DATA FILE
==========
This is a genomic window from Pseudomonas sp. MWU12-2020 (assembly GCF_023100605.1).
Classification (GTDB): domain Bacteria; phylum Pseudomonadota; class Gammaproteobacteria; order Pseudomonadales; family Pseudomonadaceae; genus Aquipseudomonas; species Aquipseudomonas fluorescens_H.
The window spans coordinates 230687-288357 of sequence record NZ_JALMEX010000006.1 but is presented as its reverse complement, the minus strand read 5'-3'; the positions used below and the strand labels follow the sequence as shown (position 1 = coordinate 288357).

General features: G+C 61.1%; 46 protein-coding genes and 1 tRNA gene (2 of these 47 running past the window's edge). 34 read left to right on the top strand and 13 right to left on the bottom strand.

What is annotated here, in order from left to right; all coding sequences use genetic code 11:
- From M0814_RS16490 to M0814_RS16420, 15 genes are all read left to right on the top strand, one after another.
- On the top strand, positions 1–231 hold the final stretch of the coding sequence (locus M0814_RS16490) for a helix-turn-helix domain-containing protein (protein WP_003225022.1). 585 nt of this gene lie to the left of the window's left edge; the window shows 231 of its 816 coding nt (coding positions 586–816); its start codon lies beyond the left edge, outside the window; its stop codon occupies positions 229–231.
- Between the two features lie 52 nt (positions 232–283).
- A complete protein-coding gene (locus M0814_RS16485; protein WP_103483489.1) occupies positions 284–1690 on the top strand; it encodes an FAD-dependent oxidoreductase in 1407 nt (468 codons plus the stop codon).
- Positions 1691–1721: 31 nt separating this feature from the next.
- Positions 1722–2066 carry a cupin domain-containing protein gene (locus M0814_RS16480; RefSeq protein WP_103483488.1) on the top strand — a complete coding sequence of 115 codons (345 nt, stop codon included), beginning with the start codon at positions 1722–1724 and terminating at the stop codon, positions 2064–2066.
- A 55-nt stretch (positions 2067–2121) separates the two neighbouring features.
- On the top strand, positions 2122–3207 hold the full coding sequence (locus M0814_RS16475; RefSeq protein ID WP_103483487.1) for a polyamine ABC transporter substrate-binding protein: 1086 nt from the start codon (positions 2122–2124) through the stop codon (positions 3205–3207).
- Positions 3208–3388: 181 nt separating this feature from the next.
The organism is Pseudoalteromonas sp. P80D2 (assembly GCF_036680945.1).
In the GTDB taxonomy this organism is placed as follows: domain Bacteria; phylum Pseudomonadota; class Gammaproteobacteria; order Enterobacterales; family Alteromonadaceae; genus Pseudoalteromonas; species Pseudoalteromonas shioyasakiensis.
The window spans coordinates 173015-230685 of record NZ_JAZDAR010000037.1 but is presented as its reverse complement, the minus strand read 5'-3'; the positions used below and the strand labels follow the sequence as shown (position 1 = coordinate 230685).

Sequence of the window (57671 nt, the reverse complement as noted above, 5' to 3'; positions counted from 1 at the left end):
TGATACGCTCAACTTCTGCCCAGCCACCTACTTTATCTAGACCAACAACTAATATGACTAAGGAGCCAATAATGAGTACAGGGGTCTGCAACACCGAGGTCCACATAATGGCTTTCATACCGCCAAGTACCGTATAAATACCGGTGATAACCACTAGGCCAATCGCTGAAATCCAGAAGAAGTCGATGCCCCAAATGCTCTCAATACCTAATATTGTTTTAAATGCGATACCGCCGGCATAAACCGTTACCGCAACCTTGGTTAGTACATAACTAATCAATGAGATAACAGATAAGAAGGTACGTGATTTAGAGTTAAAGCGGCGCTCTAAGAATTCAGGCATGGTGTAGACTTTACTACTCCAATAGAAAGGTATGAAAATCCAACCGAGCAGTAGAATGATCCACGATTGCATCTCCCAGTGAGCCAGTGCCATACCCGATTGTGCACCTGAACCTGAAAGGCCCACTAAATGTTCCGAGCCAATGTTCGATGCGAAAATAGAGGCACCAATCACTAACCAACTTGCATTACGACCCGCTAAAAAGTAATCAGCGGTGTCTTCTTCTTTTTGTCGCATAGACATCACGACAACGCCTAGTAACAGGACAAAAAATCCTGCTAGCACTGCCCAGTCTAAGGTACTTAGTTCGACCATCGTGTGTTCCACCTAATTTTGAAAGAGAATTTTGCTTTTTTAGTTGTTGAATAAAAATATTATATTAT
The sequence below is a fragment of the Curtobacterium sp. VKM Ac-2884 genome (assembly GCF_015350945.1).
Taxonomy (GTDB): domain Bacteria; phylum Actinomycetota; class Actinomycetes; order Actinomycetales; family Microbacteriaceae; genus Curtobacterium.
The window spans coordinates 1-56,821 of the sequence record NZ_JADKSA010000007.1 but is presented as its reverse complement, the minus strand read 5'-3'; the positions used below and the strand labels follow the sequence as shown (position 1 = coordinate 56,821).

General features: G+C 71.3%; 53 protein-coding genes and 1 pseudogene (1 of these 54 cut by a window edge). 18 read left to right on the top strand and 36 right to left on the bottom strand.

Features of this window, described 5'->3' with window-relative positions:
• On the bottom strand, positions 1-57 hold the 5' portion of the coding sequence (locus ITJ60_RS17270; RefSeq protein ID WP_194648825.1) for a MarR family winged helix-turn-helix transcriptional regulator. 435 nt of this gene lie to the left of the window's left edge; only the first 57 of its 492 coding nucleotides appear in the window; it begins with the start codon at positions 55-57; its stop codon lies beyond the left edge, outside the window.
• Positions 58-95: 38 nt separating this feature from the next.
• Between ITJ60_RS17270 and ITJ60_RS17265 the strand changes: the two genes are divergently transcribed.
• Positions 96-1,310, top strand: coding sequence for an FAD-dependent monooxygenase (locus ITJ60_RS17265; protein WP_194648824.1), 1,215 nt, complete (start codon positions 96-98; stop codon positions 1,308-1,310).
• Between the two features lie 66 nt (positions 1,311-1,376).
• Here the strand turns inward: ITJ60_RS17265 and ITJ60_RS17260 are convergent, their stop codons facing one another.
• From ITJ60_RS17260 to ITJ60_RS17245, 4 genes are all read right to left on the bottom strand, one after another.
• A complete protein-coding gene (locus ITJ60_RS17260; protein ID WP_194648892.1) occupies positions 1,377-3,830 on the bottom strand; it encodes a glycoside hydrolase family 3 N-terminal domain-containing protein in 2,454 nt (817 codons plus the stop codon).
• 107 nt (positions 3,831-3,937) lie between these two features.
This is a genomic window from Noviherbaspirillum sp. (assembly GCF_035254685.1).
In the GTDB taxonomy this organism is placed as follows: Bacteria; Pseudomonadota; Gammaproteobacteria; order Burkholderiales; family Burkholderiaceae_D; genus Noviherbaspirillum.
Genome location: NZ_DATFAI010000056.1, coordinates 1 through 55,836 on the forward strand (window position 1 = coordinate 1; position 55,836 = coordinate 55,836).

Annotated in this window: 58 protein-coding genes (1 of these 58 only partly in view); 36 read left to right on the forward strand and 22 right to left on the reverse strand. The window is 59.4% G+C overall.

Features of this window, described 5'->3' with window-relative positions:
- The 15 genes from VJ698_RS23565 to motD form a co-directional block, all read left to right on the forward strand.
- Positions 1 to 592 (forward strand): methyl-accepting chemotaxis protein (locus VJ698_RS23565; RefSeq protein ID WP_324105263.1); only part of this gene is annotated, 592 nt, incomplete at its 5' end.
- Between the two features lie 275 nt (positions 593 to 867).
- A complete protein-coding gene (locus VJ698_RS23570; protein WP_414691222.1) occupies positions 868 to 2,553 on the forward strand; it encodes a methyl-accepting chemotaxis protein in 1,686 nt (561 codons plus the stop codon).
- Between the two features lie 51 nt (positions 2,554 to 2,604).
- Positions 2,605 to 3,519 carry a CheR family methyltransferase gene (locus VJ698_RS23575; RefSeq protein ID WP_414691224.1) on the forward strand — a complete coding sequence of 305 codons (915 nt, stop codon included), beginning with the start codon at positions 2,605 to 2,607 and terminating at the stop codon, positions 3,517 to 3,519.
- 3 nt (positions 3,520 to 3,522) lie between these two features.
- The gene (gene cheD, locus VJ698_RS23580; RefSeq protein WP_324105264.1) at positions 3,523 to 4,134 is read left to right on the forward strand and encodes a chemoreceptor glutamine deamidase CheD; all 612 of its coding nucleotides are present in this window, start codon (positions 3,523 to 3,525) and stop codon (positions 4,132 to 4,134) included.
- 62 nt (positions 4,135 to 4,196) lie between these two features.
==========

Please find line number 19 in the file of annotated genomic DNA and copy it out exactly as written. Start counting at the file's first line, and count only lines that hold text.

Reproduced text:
TGATACGCTCAACTTCTGCCCAGCCACCTACTTTATCTAGACCAACAACTAATATGACTAAGGAGCCAATAATGAGTACAGGGGTCTGCAACACCGAGGTCCACATAATGGCTTTCATACCGCCAAGTACCGTATAAATACCGGTGATAACCACTAGGCCAATCGCTGAAATCCAGAAGAAGTCGATGCCCCAAATGCTCTCAATACCTAATATTGTTTTAAATGCGATACCGCCGGCATAAACCGTTACCGCAACCTTGGTTAGTACATAACTAATCAATGAGATAACAGATAAGAAGGTACGTGATTTAGAGTTAAAGCGGCGCTCTAAGAATTCAGGCATGGTGTAGACTTTACTACTCCAATAGAAAGGTATGAAAATCCAACCGAGCAGTAGAATGATCCACGATTGCATCTCCCAGTGAGCCAGTGCCATACCCGATTGTGCACCTGAACCTGAAAGGCCCACTAAATGTTCCGAGCCAATGTTCGATGCGAAAATAGAGGCACCAATCACTAACCAACTTGCATTACGACCCGCTAAAAAGTAATCAGCGGTGTCTTCTTCTTTTTGTCGCATAGACATCACGACAACGCCTAGTAACAGGACAAAAAATCCTGCTAGCACTGCCCAGTCTAAGGTACTTAGTTCGACCATCGTGTGTTCCACCTAATTTTGAAAGAGAATTTTGCTTTTTTAGTTGTTGAATAAAAATATTATATTAT